Episode 44 is our Christmas Special and features a beautiful interview with Wilma Malcolmson, owner of the company Shetland Designer, together with her granddaughter Terri. This is surely one of the most charming interviews of the year.
New Releases features Australian designer Jessica Gore, and Bev from Perth, Scotland joins us as our guest on Knitters of the World.
We get an update on the Tegna by Caitlin Hunter, and we’ll be taking you on a short walk around Beddgellert in the Snowdonia National Park. We hope you enjoy the show.
Shetland Designer – Wilma Malcolmson and granddaughter Terri
As we have already said, we had a wonderful time at Shetland Wool Week this year, but one of the highlights was visiting Wilma and Terri Malcolmson.
Wilma is the owner of Shetland Designer, a company which started 35 years ago, designing and hand-knitting Shetland colorwork sweaters. The company grew and now sells garments globally.
At some points in the interview you will hear Shetland’s wind and rain against the windows, but inside the atmosphere was warm and cosy. Wilma talks fondly of her childhood, with stories of walking by the starlight to visit friends and knit by the light of a paraffin lamp. Times were no doubt hard, with knitting work making an important contribution to the family budget, but Wilma radiates gratitude for the life she has enjoyed.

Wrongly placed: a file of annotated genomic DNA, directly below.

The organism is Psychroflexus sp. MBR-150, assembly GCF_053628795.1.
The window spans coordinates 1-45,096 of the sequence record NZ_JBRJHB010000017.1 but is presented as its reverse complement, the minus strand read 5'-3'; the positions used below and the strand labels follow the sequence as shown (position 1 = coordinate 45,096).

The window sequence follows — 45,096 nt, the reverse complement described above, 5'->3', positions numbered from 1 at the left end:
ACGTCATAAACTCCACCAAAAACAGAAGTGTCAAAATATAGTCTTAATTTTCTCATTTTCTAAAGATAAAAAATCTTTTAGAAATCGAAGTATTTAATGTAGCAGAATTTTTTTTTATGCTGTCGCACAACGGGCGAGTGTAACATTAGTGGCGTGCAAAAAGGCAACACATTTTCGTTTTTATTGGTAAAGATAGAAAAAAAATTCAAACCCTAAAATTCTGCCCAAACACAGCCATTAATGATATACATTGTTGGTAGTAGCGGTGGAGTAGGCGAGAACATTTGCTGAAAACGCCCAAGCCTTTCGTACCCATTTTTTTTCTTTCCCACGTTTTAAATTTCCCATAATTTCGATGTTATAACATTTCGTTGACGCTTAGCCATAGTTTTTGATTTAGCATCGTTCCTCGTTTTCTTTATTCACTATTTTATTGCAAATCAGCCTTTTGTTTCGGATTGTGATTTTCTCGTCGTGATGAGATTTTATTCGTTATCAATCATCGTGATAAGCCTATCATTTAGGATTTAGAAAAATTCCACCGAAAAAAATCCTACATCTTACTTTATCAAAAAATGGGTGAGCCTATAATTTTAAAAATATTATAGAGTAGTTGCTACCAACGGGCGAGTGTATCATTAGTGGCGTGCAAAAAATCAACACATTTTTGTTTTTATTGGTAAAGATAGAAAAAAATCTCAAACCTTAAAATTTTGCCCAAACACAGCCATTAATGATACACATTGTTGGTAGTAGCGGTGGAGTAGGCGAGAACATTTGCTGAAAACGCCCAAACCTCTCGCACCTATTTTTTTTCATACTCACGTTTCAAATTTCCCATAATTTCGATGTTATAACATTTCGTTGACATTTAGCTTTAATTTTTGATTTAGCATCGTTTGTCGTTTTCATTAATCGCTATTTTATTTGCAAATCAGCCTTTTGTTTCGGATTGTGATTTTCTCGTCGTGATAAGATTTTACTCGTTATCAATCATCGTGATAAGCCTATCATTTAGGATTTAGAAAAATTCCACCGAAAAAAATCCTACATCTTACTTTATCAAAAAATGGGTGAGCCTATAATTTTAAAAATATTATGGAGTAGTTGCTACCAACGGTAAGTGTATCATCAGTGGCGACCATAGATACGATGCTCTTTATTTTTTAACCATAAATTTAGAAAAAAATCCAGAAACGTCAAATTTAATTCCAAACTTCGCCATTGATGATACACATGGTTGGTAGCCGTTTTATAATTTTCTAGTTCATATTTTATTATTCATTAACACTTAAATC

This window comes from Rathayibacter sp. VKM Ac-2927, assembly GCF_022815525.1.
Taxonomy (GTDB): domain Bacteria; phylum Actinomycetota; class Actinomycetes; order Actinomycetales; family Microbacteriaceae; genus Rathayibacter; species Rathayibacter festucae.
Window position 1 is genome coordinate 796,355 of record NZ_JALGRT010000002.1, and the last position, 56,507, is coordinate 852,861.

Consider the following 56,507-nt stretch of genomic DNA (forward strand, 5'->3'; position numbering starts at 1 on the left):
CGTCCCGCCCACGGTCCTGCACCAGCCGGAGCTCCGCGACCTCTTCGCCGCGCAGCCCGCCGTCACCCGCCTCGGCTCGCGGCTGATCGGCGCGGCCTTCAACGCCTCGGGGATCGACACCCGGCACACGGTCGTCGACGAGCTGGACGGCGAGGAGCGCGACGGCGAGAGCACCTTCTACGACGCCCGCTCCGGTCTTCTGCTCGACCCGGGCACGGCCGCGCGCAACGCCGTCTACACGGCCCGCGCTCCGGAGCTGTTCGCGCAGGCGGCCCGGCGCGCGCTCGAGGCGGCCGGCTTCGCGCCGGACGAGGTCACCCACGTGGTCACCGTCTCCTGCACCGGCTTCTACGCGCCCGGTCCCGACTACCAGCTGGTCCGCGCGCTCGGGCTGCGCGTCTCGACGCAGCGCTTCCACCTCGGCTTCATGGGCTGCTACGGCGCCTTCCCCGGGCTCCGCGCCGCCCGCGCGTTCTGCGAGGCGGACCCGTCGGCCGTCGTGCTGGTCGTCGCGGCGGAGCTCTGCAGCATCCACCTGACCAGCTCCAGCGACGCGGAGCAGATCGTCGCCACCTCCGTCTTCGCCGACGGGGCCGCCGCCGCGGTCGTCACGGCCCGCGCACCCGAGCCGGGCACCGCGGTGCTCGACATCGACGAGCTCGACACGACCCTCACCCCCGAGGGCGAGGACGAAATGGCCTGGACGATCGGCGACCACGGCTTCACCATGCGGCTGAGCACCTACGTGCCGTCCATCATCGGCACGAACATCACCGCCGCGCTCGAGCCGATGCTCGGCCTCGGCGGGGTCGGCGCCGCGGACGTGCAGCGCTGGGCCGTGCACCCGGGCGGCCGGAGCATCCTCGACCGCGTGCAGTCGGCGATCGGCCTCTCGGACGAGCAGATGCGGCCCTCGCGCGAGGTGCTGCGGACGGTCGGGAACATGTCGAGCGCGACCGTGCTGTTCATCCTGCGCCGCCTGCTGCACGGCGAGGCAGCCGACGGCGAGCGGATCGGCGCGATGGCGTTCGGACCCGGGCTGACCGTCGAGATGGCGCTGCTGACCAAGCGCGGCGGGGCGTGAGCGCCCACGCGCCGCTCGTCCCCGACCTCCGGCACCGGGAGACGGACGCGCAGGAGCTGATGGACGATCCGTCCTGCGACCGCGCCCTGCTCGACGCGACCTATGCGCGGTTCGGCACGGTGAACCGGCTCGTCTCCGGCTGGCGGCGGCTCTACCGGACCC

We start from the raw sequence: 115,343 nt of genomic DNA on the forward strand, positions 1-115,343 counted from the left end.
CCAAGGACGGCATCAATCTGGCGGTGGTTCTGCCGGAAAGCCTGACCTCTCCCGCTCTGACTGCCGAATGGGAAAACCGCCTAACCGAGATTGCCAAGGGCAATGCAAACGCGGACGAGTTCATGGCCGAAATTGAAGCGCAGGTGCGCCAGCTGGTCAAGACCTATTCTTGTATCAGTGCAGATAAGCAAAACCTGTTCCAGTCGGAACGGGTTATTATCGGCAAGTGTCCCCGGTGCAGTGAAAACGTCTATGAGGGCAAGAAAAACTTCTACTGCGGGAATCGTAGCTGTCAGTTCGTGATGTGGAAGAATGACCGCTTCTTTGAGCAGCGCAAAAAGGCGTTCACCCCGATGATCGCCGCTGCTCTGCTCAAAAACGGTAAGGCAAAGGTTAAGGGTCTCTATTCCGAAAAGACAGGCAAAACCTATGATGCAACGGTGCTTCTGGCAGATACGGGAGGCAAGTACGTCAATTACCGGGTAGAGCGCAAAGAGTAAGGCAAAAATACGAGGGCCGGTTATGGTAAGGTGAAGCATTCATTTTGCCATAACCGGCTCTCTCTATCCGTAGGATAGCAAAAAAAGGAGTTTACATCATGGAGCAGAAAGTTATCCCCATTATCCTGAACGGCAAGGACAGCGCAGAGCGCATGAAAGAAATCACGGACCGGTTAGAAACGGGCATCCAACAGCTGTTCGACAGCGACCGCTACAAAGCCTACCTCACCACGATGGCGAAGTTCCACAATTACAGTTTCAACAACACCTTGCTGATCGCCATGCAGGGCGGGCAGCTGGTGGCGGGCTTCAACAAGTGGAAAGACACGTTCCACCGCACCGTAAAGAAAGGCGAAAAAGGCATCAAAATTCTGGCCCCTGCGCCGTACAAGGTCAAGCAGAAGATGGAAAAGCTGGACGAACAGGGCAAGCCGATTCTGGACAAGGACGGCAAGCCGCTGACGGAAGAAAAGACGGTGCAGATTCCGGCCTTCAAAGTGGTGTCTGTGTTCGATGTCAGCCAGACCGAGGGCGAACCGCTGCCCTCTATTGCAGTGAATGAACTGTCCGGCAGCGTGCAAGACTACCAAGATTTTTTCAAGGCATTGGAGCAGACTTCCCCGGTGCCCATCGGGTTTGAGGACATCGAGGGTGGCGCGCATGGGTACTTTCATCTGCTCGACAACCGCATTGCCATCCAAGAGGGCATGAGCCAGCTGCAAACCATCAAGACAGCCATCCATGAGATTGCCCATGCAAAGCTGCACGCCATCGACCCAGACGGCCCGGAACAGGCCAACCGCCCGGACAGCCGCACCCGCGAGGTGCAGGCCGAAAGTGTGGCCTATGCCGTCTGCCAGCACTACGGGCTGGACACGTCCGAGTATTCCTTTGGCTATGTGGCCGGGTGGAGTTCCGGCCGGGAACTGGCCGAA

Granddaughter Terri is forging her own way in the knitting world. She shares some of her design approaches and shows us some of her own works, including samples from a wedding commission which she undertook.
We look forward to seeing more from Terri Malcolmson.
Finding Wilma and Terri Malcolmson
Dulwich Hat by Jessica Gore
Jessica Gore is an Adelaide-based designer working under the name The Sweater Collective. In New Releases she presented her Dulwich Hat.
Patrons can get a 20% discount on the pattern for the Dulwich Hat, with details available on Patreon.
Finding the Dulwich Hat and The Sweater Collective
Bev from Perth, Scotland – Knitters of the World
Frankfurt Christmas Markets
Frankfurt was largely destroyed during the war, but a section of the inner city, including the cathedral, was spared. The Christmas Markets take place in an area called the Römer, which I think is taken from “the Romans”. You can see the beautiful “Stockwerk” – half-wooden house fronts in the image below.
Frankfurt is certainly not the most beautiful Christmas Market to be found in Germany, but it does enjoy the typical hand-crafted toys and decorations, and the individual foods like roasted chessnuts. We try to visit the market at least once a year and particularly enjoy getting some “Backfisch” – deep fried fish in a bun.
The cafe was closed for the Christmas period, but perhaps more interestingly, is up for sale. So if you can bake excellent scones and are looking for a beautiful, thriving little location, get in touch!